The chief executive of a mental health trust which was recently released from special measures is to retire next year after more than 40 years in the NHS.
Sheffield Health and Social Care Foundation Trust has announced Jan Ditheridge will stay on through winter, with the trust planning to appoint a successor to replace her from April 2023.
SHSC was placed in special measures in April 2020 shortly after Ms Ditheridge joined the organisation. However, after making significant improvements, the Care Quality Commission upgraded the trust’s rating from inadequate to requires improvement in May 2021, praising the executive team and board.
The trust was then moved out of segment four of the system oversight framework, the new performance framework which replaced the special measures regime, earlier this year, in a further major boost for the provider.
Ms Ditheridge, a mental health nurse before entering management, joined the trust just before the pandemic hit. Before moving north, she had led Shropshire Community Health Trust for seven years, taking the organisation to a good CQC rating.
She told HSJ: “The support and scrutiny [during covid] we received because of special measures was helpful and probably different from past support [and] inspection regimes because of the pandemic and certainly allowed us the freedom to make the improvements unhampered by excessive process or many reassessments too quickly.
“I hope this approach will be continued to support challenged organisations in the future.”
Ms Ditheridge said leadership, engagement and safe staffing “were probably the most important” areas she had focused on, in addition to estates.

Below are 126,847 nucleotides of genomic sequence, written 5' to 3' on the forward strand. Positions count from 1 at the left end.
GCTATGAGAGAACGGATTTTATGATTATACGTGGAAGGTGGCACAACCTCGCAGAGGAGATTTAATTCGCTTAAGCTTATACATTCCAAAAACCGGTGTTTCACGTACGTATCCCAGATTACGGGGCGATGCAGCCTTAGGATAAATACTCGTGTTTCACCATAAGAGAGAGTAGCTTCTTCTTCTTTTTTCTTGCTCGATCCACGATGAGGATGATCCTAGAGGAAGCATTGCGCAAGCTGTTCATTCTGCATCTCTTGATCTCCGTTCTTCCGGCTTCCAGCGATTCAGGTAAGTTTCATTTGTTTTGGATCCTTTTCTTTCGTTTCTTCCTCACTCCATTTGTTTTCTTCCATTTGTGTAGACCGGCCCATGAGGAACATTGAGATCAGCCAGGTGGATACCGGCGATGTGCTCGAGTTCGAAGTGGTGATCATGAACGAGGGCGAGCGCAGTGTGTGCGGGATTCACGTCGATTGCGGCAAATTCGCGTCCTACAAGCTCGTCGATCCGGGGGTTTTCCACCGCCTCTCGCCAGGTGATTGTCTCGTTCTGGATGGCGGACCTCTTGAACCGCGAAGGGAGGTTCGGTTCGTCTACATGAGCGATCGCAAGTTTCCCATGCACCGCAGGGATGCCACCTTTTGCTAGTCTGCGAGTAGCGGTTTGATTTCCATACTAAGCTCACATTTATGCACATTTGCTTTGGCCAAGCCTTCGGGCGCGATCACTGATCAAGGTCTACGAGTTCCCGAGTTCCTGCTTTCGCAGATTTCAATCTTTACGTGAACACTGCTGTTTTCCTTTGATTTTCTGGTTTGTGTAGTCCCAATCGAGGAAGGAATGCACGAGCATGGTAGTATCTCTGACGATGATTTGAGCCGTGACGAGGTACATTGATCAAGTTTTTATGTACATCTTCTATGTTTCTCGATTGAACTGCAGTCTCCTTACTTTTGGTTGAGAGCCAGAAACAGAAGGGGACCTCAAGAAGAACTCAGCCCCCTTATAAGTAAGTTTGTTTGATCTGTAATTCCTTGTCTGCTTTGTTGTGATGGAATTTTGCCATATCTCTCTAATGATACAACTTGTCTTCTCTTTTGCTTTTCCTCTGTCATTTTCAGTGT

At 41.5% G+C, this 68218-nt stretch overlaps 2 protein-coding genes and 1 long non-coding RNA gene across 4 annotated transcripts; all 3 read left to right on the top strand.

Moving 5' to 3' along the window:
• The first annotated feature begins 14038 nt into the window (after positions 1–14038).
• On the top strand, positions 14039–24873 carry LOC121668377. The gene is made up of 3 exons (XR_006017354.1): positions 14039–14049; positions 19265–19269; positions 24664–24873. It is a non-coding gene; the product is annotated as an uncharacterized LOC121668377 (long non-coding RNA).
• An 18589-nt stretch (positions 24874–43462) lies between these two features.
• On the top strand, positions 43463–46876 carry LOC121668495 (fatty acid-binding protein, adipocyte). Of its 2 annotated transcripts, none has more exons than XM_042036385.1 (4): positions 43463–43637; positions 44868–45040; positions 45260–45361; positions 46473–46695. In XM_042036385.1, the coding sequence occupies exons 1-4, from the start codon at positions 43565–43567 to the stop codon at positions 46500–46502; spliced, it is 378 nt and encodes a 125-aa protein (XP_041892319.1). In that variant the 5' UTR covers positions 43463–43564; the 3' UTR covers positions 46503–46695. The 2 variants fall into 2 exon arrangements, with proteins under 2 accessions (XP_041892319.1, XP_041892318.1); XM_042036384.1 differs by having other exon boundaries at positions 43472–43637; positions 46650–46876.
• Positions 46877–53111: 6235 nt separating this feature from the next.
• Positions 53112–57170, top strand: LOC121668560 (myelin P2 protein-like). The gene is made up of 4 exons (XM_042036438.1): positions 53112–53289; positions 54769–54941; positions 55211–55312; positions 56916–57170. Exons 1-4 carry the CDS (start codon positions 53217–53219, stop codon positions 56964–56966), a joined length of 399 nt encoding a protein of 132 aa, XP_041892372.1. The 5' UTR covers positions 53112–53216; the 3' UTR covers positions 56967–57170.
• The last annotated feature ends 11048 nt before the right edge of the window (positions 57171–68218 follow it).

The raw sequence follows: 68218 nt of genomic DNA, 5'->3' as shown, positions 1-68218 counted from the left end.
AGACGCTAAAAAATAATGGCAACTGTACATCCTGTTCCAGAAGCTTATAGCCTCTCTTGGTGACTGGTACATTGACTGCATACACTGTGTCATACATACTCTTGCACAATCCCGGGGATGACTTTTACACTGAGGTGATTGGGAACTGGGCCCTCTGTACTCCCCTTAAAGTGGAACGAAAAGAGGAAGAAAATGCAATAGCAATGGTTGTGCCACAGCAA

The CQC warned in 2020 that areas of the trust estate were not fit for purpose, including dormitory accommodation and seclusion areas that were not comfortable or dignified. In the last two years the trust has upgraded wards at its Michael Carlisle Centre and is moving its headquarters to modern facilities closer to service users.
Ms Ditheridge said: “The other area that we worked really hard on, which was an absolute mission, was our estate, which was truly awful. We’ve still got more work to do, but it’s significantly improved. And that was driving, I think, poor care.”
Ms Ditheridge said she was confident the trust’s improvement journey would continue following her departure. She said: “Our chair is really clear on the job in the next stage… I think this is an exciting place, where we’re well into our transformation programme, we’re well into our back to good programme – and the next person will see a lot of those results.”
SHSC chair Sharon Mays said: “I want to express my heartfelt thanks to Jan for her commitment and leadership during her time working for the NHS, and in her role here at SHSC, and to acknowledge everything that she has achieved.
“When she leaves us, Jan will have been a chief executive for almost ten years and, during her time in that role at SHSC, her commitment, drive and energy have helped bring forward so many good outcomes for SHSC. She has guided the organisation through challenging and unprecedented times, including steering us through a worldwide pandemic and helping us emerge from special measures.”